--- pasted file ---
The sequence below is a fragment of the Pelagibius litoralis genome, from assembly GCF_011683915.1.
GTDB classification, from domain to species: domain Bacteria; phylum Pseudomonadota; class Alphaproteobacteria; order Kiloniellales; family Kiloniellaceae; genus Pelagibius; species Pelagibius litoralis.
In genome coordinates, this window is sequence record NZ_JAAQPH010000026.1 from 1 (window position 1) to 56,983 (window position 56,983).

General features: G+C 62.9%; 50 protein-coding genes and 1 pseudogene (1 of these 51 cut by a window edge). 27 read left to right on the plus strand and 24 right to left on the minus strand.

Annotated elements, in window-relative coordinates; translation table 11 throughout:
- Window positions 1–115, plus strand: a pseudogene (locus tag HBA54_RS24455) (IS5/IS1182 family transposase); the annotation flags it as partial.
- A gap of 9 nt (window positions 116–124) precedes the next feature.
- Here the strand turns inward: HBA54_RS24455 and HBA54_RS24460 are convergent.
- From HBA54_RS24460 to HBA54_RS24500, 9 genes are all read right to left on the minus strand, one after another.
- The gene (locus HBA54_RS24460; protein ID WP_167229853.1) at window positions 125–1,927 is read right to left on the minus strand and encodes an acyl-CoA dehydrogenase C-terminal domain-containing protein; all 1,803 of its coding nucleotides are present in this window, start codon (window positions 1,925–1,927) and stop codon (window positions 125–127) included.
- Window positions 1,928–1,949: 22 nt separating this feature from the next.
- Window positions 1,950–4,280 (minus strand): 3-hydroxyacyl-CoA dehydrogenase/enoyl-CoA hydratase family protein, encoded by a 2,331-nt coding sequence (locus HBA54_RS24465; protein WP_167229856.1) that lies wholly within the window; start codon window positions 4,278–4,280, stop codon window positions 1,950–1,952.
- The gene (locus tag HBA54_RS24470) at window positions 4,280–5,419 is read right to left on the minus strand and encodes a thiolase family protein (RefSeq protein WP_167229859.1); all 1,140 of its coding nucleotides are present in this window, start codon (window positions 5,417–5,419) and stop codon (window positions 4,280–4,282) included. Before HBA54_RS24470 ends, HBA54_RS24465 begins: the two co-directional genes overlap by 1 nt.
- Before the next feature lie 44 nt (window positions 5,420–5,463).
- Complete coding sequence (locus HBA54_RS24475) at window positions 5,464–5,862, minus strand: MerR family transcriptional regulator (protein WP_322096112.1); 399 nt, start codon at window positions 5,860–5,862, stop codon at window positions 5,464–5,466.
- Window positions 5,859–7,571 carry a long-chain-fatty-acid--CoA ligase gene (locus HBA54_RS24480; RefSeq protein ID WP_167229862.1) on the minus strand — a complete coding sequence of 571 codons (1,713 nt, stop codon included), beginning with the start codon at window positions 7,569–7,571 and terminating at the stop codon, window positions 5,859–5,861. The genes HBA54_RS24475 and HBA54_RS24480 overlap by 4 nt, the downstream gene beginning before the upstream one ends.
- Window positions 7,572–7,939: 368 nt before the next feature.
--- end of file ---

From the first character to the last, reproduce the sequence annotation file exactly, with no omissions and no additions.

The sequence below is a fragment of the Pelagibius litoralis genome, from assembly GCF_011683915.1.
GTDB classification, from domain to species: domain Bacteria; phylum Pseudomonadota; class Alphaproteobacteria; order Kiloniellales; family Kiloniellaceae; genus Pelagibius; species Pelagibius litoralis.
In genome coordinates, this window is sequence record NZ_JAAQPH010000026.1 from 1 (window position 1) to 56,983 (window position 56,983).

General features: G+C 62.9%; 50 protein-coding genes and 1 pseudogene (1 of these 51 cut by a window edge). 27 read left to right on the plus strand and 24 right to left on the minus strand.

Annotated elements, in window-relative coordinates; translation table 11 throughout:
- Window positions 1–115, plus strand: a pseudogene (locus tag HBA54_RS24455) (IS5/IS1182 family transposase); the annotation flags it as partial.
- A gap of 9 nt (window positions 116–124) precedes the next feature.
- Here the strand turns inward: HBA54_RS24455 and HBA54_RS24460 are convergent.
- From HBA54_RS24460 to HBA54_RS24500, 9 genes are all read right to left on the minus strand, one after another.
- The gene (locus HBA54_RS24460; protein ID WP_167229853.1) at window positions 125–1,927 is read right to left on the minus strand and encodes an acyl-CoA dehydrogenase C-terminal domain-containing protein; all 1,803 of its coding nucleotides are present in this window, start codon (window positions 1,925–1,927) and stop codon (window positions 125–127) included.
- Window positions 1,928–1,949: 22 nt separating this feature from the next.
- Window positions 1,950–4,280 (minus strand): 3-hydroxyacyl-CoA dehydrogenase/enoyl-CoA hydratase family protein, encoded by a 2,331-nt coding sequence (locus HBA54_RS24465; protein WP_167229856.1) that lies wholly within the window; start codon window positions 4,278–4,280, stop codon window positions 1,950–1,952.
- The gene (locus tag HBA54_RS24470) at window positions 4,280–5,419 is read right to left on the minus strand and encodes a thiolase family protein (RefSeq protein WP_167229859.1); all 1,140 of its coding nucleotides are present in this window, start codon (window positions 5,417–5,419) and stop codon (window positions 4,280–4,282) included. Before HBA54_RS24470 ends, HBA54_RS24465 begins: the two co-directional genes overlap by 1 nt.
- Before the next feature lie 44 nt (window positions 5,420–5,463).
- Complete coding sequence (locus HBA54_RS24475) at window positions 5,464–5,862, minus strand: MerR family transcriptional regulator (protein WP_322096112.1); 399 nt, start codon at window positions 5,860–5,862, stop codon at window positions 5,464–5,466.
- Window positions 5,859–7,571 carry a long-chain-fatty-acid--CoA ligase gene (locus HBA54_RS24480; RefSeq protein ID WP_167229862.1) on the minus strand — a complete coding sequence of 571 codons (1,713 nt, stop codon included), beginning with the start codon at window positions 7,569–7,571 and terminating at the stop codon, window positions 5,859–5,861. The genes HBA54_RS24475 and HBA54_RS24480 overlap by 4 nt, the downstream gene beginning before the upstream one ends.
- Window positions 7,572–7,939: 368 nt before the next feature.